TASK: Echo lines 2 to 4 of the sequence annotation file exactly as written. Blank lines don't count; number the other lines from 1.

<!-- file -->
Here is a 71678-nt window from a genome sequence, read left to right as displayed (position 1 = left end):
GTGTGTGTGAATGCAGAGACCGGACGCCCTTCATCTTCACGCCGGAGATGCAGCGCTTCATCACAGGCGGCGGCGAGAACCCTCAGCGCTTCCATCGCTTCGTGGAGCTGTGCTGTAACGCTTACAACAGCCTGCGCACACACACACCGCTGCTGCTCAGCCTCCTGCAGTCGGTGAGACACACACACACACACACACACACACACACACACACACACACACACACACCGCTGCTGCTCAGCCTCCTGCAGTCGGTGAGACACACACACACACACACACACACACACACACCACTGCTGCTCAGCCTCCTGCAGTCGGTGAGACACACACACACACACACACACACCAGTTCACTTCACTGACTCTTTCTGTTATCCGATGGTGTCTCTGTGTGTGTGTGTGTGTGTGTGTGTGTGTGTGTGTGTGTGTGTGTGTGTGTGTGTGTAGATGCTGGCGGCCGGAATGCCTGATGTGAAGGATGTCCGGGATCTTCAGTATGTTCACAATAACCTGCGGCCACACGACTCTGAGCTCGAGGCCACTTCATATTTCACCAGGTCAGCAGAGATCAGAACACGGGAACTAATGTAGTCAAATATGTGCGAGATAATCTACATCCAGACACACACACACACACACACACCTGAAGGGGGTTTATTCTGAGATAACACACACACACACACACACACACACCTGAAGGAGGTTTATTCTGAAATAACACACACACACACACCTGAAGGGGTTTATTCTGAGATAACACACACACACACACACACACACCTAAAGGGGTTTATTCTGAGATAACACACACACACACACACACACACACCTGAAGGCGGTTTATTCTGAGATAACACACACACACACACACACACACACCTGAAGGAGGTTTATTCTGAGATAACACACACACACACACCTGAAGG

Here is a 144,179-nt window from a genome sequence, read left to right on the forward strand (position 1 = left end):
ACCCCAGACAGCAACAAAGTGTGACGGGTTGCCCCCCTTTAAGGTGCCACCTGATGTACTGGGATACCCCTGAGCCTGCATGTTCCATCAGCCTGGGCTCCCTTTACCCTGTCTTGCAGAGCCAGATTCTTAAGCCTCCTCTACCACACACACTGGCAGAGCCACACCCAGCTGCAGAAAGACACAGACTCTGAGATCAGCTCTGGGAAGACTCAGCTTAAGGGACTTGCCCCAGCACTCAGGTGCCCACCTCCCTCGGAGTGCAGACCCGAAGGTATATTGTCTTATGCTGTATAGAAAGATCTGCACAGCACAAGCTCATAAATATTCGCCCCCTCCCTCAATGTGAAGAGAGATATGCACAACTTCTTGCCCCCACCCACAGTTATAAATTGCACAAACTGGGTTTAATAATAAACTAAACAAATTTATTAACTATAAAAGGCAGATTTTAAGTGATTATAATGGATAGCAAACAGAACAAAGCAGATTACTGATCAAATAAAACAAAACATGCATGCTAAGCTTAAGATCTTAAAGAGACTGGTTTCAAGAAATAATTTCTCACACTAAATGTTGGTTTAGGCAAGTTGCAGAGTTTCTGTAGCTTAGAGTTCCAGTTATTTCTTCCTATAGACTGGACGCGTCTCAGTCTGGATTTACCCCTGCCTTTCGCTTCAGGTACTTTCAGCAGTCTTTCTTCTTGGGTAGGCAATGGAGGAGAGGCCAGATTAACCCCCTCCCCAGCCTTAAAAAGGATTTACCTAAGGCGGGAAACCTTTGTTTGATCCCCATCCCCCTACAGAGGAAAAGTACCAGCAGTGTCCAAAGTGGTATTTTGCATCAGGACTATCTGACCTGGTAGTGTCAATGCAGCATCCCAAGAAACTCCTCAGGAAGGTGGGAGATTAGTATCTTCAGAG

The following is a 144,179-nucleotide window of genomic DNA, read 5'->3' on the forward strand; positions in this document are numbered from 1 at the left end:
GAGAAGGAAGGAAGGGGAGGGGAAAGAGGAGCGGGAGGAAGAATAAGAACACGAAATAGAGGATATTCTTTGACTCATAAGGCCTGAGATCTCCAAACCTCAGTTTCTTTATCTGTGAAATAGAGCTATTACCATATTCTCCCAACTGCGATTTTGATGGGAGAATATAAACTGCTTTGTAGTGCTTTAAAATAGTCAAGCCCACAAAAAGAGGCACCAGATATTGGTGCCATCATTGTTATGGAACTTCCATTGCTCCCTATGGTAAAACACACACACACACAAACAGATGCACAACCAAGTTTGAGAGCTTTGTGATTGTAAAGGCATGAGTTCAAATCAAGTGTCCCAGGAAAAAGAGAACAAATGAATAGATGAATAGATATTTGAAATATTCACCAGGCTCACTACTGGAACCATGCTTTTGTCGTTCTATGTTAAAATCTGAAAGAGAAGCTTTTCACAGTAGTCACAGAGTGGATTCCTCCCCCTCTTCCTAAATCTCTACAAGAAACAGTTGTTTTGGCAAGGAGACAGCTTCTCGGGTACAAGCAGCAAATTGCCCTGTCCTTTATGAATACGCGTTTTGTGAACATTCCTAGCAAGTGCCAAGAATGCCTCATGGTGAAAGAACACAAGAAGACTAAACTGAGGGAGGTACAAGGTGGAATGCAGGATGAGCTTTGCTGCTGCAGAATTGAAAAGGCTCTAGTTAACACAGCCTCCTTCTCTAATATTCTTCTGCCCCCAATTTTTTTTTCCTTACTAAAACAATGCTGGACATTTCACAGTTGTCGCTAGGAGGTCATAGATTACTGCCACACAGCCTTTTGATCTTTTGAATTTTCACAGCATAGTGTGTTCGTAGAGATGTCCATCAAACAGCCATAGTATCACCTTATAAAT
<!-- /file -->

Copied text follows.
GTGTGTGTGAATGCAGAGACCGGACGCCCTTCATCTTCACGCCGGAGATGCAGCGCTTCATCACAGGCGGCGGCGAGAACCCTCAGCGCTTCCATCGCTTCGTGGAGCTGTGCTGTAACGCTTACAACAGCCTGCGCACACACACACCGCTGCTGCTCAGCCTCCTGCAGTCGGTGAGACACACACACACACACACACACACACACACACACACACACACACACACACCGCTGCTGCTCAGCCTCCTGCAGTCGGTGAGACACACACACACACACACACACACACACACACCACTGCTGCTCAGCCTCCTGCAGTCGGTGAGACACACACACACACACACACACACCAGTTCACTTCACTGACTCTTTCTGTTATCCGATGGTGTCTCTGTGTGTGTGTGTGTGTGTGTGTGTGTGTGTGTGTGTGTGTGTGTGTGTGTGTGTGTAGATGCTGGCGGCCGGAATGCCTGATGTGAAGGATGTCCGGGATCTTCAGTATGTTCACAATAACCTGCGGCCACACGACTCTGAGCTCGAGGCCACTTCATATTTCACCAGGTCAGCAGAGATCAGAACACGGGAACTAATGTAGTCAAATATGTGCGAGATAATCTACATCCAGACACACACACACACACACACACCTGAAGGGGGTTTATTCTGAGATAACACACACACACACACACACACACACCTGAAGGAGGTTTATTCTGAAATAACACACACACACACACCTGAAGGGGTTTATTCTGAGATAACACACACACACACACACACACACCTAAAGGGGTTTATTCTGAGATAACACACACACACACACACACACACACCTGAAGGCGGTTTATTCTGAGATAACACACACACACACACACACACACACCTGAAGGAGGTTTATTCTGAGATAACACACACACACACACCTGAAGG

Here is a 144,179-nt window from a genome sequence, read left to right on the forward strand (position 1 = left end):
ACCCCAGACAGCAACAAAGTGTGACGGGTTGCCCCCCTTTAAGGTGCCACCTGATGTACTGGGATACCCCTGAGCCTGCATGTTCCATCAGCCTGGGCTCCCTTTACCCTGTCTTGCAGAGCCAGATTCTTAAGCCTCCTCTACCACACACACTGGCAGAGCCACACCCAGCTGCAGAAAGACACAGACTCTGAGATCAGCTCTGGGAAGACTCAGCTTAAGGGACTTGCCCCAGCACTCAGGTGCCCACCTCCCTCGGAGTGCAGACCCGAAGGTATATTGTCTTATGCTGTATAGAAAGATCTGCACAGCACAAGCTCATAAATATTCGCCCCCTCCCTCAATGTGAAGAGAGATATGCACAACTTCTTGCCCCCACCCACAGTTATAAATTGCACAAACTGGGTTTAATAATAAACTAAACAAATTTATTAACTATAAAAGGCAGATTTTAAGTGATTATAATGGATAGCAAACAGAACAAAGCAGATTACTGATCAAATAAAACAAAACATGCATGCTAAGCTTAAGATCTTAAAGAGACTGGTTTCAAGAAATAATTTCTCACACTAAATGTTGGTTTAGGCAAGTTGCAGAGTTTCTGTAGCTTAGAGTTCCAGTTATTTCTTCCTATAGACTGGACGCGTCTCAGTCTGGATTTACCCCTGCCTTTCGCTTCAGGTACTTTCAGCAGTCTTTCTTCTTGGGTAGGCAATGGAGGAGAGGCCAGATTAACCCCCTCCCCAGCCTTAAAAAGGATTTACCTAAGGCGGGAAACCTTTGTTTGATCCCCATCCCCCTACAGAGGAAAAGTACCAGCAGTGTCCAAAGTGGTATTTTGCATCAGGACTATCTGACCTGGTAGTGTCAATGCAGCATCCCAAGAAACTCCTCAGGAAGGTGGGAGATTAGTATCTTCAGAG